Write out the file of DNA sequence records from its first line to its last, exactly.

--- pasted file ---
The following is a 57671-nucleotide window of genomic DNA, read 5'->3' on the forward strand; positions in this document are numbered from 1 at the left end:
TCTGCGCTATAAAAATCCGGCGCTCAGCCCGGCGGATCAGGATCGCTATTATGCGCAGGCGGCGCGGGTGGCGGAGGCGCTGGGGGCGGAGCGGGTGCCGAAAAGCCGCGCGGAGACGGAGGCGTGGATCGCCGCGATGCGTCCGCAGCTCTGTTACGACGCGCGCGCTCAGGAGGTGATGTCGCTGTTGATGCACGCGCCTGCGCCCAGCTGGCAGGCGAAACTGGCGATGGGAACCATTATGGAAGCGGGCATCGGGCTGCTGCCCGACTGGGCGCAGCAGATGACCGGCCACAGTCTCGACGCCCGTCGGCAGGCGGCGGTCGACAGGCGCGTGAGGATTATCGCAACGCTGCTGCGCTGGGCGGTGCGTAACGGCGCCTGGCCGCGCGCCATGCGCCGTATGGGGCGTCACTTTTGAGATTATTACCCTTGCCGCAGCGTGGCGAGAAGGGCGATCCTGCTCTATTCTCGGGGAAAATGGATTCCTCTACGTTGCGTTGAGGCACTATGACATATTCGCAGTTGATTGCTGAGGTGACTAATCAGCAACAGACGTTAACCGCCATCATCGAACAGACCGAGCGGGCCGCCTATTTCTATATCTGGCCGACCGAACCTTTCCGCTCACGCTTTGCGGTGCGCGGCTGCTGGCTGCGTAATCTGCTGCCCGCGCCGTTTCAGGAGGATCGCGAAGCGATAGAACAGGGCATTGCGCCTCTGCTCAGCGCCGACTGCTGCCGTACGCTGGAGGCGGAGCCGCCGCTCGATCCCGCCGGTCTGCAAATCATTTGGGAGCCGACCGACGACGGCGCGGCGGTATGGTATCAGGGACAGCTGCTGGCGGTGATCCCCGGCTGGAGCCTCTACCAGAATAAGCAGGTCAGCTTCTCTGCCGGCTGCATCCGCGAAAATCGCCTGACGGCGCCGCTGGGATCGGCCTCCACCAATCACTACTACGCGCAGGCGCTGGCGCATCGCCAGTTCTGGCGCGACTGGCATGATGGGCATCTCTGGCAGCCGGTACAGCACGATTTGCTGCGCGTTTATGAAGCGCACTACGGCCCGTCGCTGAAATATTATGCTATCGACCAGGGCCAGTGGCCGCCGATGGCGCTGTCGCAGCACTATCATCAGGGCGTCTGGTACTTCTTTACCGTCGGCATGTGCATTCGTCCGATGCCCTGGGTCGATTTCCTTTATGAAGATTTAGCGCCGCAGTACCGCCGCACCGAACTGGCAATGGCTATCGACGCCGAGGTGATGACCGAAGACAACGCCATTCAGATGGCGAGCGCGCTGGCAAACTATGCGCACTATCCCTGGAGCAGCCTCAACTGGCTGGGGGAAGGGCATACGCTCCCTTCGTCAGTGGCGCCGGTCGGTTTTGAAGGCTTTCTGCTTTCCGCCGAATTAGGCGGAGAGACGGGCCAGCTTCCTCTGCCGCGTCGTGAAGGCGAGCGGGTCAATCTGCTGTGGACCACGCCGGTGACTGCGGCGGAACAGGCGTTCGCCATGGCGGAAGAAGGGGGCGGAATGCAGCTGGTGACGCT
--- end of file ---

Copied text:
The following is a 57671-nucleotide window of genomic DNA, read 5'->3' on the forward strand; positions in this document are numbered from 1 at the left end:
TCTGCGCTATAAAAATCCGGCGCTCAGCCCGGCGGATCAGGATCGCTATTATGCGCAGGCGGCGCGGGTGGCGGAGGCGCTGGGGGCGGAGCGGGTGCCGAAAAGCCGCGCGGAGACGGAGGCGTGGATCGCCGCGATGCGTCCGCAGCTCTGTTACGACGCGCGCGCTCAGGAGGTGATGTCGCTGTTGATGCACGCGCCTGCGCCCAGCTGGCAGGCGAAACTGGCGATGGGAACCATTATGGAAGCGGGCATCGGGCTGCTGCCCGACTGGGCGCAGCAGATGACCGGCCACAGTCTCGACGCCCGTCGGCAGGCGGCGGTCGACAGGCGCGTGAGGATTATCGCAACGCTGCTGCGCTGGGCGGTGCGTAACGGCGCCTGGCCGCGCGCCATGCGCCGTATGGGGCGTCACTTTTGAGATTATTACCCTTGCCGCAGCGTGGCGAGAAGGGCGATCCTGCTCTATTCTCGGGGAAAATGGATTCCTCTACGTTGCGTTGAGGCACTATGACATATTCGCAGTTGATTGCTGAGGTGACTAATCAGCAACAGACGTTAACCGCCATCATCGAACAGACCGAGCGGGCCGCCTATTTCTATATCTGGCCGACCGAACCTTTCCGCTCACGCTTTGCGGTGCGCGGCTGCTGGCTGCGTAATCTGCTGCCCGCGCCGTTTCAGGAGGATCGCGAAGCGATAGAACAGGGCATTGCGCCTCTGCTCAGCGCCGACTGCTGCCGTACGCTGGAGGCGGAGCCGCCGCTCGATCCCGCCGGTCTGCAAATCATTTGGGAGCCGACCGACGACGGCGCGGCGGTATGGTATCAGGGACAGCTGCTGGCGGTGATCCCCGGCTGGAGCCTCTACCAGAATAAGCAGGTCAGCTTCTCTGCCGGCTGCATCCGCGAAAATCGCCTGACGGCGCCGCTGGGATCGGCCTCCACCAATCACTACTACGCGCAGGCGCTGGCGCATCGCCAGTTCTGGCGCGACTGGCATGATGGGCATCTCTGGCAGCCGGTACAGCACGATTTGCTGCGCGTTTATGAAGCGCACTACGGCCCGTCGCTGAAATATTATGCTATCGACCAGGGCCAGTGGCCGCCGATGGCGCTGTCGCAGCACTATCATCAGGGCGTCTGGTACTTCTTTACCGTCGGCATGTGCATTCGTCCGATGCCCTGGGTCGATTTCCTTTATGAAGATTTAGCGCCGCAGTACCGCCGCACCGAACTGGCAATGGCTATCGACGCCGAGGTGATGACCGAAGACAACGCCATTCAGATGGCGAGCGCGCTGGCAAACTATGCGCACTATCCCTGGAGCAGCCTCAACTGGCTGGGGGAAGGGCATACGCTCCCTTCGTCAGTGGCGCCGGTCGGTTTTGAAGGCTTTCTGCTTTCCGCCGAATTAGGCGGAGAGACGGGCCAGCTTCCTCTGCCGCGTCGTGAAGGCGAGCGGGTCAATCTGCTGTGGACCACGCCGGTGACTGCGGCGGAACAGGCGTTCGCCATGGCGGAAGAAGGGGGCGGAATGCAGCTGGTGACGCT